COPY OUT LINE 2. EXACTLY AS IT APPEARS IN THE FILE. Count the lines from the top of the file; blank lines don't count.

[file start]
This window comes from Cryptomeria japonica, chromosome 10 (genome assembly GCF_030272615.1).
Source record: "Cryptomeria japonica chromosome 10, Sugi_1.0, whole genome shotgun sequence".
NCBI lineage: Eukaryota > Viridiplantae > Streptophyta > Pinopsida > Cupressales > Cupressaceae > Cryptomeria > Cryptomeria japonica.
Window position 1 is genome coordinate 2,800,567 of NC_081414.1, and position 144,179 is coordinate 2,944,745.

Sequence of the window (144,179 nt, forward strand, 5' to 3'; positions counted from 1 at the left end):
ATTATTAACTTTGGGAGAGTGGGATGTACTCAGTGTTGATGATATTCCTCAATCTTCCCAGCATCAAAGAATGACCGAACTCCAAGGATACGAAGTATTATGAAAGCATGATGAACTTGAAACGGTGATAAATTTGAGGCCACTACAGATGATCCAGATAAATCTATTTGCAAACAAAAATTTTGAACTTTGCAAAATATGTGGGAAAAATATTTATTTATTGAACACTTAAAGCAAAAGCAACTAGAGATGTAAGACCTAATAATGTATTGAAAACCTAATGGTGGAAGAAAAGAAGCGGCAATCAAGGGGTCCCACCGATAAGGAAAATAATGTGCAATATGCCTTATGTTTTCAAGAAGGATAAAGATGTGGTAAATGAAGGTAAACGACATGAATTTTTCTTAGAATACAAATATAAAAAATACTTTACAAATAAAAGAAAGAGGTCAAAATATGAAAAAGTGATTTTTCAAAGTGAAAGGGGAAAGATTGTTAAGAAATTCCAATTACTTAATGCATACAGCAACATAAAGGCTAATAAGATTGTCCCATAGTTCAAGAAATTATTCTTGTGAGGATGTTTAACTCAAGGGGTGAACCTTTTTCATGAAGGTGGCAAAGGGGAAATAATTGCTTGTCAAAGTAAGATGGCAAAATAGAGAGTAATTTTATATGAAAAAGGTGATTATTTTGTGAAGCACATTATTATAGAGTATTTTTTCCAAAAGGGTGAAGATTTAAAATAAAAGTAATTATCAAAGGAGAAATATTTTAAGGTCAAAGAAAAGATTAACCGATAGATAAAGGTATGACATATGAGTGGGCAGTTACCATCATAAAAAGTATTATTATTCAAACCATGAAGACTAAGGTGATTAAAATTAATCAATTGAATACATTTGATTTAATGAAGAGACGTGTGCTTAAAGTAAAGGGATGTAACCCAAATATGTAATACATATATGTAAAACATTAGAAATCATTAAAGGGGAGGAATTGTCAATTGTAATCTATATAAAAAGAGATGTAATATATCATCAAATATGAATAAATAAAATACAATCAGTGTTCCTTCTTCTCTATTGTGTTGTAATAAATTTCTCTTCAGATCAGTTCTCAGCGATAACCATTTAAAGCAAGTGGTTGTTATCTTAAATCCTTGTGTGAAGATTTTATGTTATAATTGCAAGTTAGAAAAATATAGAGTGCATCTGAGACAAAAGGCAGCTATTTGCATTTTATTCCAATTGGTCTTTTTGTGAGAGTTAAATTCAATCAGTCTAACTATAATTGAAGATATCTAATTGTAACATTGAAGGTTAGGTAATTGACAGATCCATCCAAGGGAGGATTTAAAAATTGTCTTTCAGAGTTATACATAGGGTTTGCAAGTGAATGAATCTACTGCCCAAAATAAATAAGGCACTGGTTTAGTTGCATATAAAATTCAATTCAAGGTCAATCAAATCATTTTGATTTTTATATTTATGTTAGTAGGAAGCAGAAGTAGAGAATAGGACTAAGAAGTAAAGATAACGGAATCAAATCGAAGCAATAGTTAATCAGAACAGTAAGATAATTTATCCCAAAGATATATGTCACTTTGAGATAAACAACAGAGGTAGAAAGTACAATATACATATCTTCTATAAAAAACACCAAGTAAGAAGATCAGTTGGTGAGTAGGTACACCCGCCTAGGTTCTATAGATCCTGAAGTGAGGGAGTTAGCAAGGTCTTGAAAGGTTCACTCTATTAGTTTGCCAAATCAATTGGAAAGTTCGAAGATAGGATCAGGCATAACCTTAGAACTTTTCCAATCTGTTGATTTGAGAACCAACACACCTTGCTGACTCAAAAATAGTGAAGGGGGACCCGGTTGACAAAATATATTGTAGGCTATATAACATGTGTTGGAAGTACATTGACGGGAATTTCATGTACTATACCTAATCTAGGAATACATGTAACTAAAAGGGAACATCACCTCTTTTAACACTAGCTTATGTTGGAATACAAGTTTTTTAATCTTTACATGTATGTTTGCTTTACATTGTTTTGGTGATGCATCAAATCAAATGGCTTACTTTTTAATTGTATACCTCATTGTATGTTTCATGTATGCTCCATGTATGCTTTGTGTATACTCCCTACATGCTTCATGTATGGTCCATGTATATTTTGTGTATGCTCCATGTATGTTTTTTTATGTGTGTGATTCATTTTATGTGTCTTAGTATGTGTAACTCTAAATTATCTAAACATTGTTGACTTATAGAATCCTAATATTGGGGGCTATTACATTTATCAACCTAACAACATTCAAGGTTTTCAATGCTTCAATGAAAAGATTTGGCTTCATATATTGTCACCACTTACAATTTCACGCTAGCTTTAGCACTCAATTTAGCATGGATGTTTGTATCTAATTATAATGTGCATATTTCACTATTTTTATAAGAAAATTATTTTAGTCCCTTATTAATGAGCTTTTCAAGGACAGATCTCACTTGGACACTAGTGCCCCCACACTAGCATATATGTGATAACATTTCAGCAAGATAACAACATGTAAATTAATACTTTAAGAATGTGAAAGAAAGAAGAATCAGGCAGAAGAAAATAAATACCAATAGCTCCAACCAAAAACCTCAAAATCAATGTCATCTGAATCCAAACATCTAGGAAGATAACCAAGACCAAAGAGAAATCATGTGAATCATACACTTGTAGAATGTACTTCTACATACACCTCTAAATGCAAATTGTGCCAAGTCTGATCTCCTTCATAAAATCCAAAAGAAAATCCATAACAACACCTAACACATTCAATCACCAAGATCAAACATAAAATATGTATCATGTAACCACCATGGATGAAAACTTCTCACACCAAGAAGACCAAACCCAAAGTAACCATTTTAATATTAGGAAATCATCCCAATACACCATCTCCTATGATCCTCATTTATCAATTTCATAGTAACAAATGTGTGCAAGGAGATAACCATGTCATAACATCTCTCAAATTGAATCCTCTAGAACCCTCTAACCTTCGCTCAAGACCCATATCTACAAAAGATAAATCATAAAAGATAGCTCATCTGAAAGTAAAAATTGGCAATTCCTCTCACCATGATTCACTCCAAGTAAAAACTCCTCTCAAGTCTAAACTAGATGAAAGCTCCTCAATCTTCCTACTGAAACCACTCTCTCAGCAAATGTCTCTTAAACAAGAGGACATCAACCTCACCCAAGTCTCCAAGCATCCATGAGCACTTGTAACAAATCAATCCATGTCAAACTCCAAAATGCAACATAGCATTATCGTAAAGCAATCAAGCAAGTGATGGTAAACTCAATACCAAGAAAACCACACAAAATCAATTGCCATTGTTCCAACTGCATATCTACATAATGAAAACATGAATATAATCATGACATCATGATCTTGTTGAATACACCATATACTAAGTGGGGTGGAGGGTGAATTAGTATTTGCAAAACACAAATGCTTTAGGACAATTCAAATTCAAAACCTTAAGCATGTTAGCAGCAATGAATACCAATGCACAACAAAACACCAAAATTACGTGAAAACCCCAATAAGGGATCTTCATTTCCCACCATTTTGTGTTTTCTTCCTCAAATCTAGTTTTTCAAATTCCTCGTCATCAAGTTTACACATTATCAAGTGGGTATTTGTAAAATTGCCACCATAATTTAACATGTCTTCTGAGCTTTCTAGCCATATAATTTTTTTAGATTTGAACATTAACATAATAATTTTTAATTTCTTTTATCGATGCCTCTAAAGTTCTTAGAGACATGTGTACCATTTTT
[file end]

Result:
Source record: "Cryptomeria japonica chromosome 10, Sugi_1.0, whole genome shotgun sequence".